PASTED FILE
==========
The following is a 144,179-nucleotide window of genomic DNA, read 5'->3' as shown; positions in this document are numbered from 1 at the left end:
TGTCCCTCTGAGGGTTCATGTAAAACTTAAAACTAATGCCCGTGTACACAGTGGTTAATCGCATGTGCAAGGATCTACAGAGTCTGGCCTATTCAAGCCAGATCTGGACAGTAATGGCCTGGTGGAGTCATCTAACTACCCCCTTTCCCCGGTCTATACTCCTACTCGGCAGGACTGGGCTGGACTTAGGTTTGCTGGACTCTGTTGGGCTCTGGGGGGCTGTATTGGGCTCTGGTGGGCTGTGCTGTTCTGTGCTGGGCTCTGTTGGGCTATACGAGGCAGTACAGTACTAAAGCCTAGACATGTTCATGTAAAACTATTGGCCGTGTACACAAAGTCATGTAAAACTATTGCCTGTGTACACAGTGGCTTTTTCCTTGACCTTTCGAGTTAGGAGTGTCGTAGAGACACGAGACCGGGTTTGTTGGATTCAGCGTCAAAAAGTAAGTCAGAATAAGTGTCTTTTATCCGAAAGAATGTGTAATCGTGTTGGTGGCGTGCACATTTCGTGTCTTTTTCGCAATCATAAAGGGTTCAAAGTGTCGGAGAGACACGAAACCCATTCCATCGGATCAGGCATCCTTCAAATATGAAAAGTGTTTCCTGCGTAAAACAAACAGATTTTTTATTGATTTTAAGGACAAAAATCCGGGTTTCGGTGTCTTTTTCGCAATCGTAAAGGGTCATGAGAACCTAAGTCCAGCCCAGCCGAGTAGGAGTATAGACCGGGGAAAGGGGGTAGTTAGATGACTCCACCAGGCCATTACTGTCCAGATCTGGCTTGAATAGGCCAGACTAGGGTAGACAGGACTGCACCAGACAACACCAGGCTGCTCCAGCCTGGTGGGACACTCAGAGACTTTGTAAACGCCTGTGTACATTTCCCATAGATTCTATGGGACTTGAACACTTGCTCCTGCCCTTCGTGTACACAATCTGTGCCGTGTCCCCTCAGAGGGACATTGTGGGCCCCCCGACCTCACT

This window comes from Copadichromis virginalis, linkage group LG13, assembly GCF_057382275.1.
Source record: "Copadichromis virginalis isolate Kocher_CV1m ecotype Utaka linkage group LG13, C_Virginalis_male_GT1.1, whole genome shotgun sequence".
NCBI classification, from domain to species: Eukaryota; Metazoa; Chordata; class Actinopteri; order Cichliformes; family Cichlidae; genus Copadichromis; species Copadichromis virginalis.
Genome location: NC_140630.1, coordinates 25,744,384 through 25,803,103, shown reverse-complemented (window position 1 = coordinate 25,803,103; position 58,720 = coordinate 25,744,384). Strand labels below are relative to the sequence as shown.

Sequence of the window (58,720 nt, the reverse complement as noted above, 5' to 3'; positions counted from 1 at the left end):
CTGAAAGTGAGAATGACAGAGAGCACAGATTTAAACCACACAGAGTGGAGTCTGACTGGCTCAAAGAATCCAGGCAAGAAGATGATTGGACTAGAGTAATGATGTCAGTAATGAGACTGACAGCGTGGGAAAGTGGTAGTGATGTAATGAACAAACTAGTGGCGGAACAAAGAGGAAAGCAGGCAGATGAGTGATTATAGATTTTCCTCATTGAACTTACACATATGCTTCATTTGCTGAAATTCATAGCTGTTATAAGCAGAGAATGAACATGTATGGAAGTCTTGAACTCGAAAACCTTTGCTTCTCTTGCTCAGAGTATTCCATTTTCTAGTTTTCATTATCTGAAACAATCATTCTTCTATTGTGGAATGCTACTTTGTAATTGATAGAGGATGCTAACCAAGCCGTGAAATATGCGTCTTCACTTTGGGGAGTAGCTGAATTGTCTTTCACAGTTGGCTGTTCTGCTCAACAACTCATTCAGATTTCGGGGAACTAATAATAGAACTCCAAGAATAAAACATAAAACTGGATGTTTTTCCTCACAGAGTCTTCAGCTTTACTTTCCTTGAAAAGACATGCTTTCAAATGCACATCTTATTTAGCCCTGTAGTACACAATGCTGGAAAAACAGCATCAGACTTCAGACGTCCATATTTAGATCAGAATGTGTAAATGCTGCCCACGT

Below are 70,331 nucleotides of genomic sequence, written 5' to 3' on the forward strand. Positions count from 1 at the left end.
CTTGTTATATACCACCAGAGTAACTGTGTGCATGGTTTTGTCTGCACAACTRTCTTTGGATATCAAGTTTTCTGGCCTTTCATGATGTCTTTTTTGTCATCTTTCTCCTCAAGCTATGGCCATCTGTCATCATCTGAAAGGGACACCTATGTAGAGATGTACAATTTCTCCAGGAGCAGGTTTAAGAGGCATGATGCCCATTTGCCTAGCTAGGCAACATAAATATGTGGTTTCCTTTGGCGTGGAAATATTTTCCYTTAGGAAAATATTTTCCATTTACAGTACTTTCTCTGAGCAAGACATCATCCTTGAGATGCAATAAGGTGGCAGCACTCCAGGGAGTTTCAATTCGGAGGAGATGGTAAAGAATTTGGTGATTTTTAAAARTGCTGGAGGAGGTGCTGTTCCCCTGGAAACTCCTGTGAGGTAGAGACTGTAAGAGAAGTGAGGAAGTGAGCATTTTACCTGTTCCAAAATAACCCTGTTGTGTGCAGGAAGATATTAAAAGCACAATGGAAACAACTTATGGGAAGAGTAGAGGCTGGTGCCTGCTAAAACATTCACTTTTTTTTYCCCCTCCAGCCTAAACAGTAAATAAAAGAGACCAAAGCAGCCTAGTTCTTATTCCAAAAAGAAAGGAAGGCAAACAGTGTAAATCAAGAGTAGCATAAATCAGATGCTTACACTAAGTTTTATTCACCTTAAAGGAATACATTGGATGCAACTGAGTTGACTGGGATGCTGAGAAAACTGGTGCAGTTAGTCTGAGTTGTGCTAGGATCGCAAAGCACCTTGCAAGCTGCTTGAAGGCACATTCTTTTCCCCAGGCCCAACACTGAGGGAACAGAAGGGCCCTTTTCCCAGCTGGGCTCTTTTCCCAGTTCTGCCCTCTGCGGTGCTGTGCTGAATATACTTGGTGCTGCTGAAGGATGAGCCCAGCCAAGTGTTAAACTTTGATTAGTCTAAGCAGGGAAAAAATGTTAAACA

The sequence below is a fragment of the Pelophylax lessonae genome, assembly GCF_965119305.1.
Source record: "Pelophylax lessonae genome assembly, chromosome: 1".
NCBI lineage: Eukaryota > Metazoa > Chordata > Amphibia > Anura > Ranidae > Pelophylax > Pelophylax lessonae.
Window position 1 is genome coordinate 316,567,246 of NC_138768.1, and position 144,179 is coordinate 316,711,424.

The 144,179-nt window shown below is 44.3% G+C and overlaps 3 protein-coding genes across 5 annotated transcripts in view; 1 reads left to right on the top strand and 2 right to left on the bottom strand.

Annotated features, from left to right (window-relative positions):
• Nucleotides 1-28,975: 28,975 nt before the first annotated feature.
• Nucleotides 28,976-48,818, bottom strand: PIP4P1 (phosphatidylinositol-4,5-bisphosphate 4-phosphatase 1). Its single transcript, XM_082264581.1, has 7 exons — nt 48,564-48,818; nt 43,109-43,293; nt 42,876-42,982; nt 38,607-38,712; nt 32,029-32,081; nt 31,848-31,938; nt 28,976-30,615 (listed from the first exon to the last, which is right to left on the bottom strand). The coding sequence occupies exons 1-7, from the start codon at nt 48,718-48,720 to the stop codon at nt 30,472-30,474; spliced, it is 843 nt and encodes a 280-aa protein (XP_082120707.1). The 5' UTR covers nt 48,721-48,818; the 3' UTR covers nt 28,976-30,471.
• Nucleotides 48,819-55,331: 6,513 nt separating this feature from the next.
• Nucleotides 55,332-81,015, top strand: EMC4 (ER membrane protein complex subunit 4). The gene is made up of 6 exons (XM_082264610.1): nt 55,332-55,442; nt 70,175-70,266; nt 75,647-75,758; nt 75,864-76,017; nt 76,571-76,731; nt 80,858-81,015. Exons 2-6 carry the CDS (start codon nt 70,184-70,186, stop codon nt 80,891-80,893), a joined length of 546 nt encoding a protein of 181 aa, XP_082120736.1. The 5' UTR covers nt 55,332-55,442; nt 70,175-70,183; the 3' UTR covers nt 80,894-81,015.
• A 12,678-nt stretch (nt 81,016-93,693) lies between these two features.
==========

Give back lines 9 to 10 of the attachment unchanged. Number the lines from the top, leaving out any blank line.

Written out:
Below are 70,331 nucleotides of genomic sequence, written 5' to 3' on the forward strand. Positions count from 1 at the left end.
CTTGTTATATACCACCAGAGTAACTGTGTGCATGGTTTTGTCTGCACAACTRTCTTTGGATATCAAGTTTTCTGGCCTTTCATGATGTCTTTTTTGTCATCTTTCTCCTCAAGCTATGGCCATCTGTCATCATCTGAAAGGGACACCTATGTAGAGATGTACAATTTCTCCAGGAGCAGGTTTAAGAGGCATGATGCCCATTTGCCTAGCTAGGCAACATAAATATGTGGTTTCCTTTGGCGTGGAAATATTTTCCYTTAGGAAAATATTTTCCATTTACAGTACTTTCTCTGAGCAAGACATCATCCTTGAGATGCAATAAGGTGGCAGCACTCCAGGGAGTTTCAATTCGGAGGAGATGGTAAAGAATTTGGTGATTTTTAAAARTGCTGGAGGAGGTGCTGTTCCCCTGGAAACTCCTGTGAGGTAGAGACTGTAAGAGAAGTGAGGAAGTGAGCATTTTACCTGTTCCAAAATAACCCTGTTGTGTGCAGGAAGATATTAAAAGCACAATGGAAACAACTTATGGGAAGAGTAGAGGCTGGTGCCTGCTAAAACATTCACTTTTTTTTYCCCCTCCAGCCTAAACAGTAAATAAAAGAGACCAAAGCAGCCTAGTTCTTATTCCAAAAAGAAAGGAAGGCAAACAGTGTAAATCAAGAGTAGCATAAATCAGATGCTTACACTAAGTTTTATTCACCTTAAAGGAATACATTGGATGCAACTGAGTTGACTGGGATGCTGAGAAAACTGGTGCAGTTAGTCTGAGTTGTGCTAGGATCGCAAAGCACCTTGCAAGCTGCTTGAAGGCACATTCTTTTCCCCAGGCCCAACACTGAGGGAACAGAAGGGCCCTTTTCCCAGCTGGGCTCTTTTCCCAGTTCTGCCCTCTGCGGTGCTGTGCTGAATATACTTGGTGCTGCTGAAGGATGAGCCCAGCCAAGTGTTAAACTTTGATTAGTCTAAGCAGGGAAAAAATGTTAAACA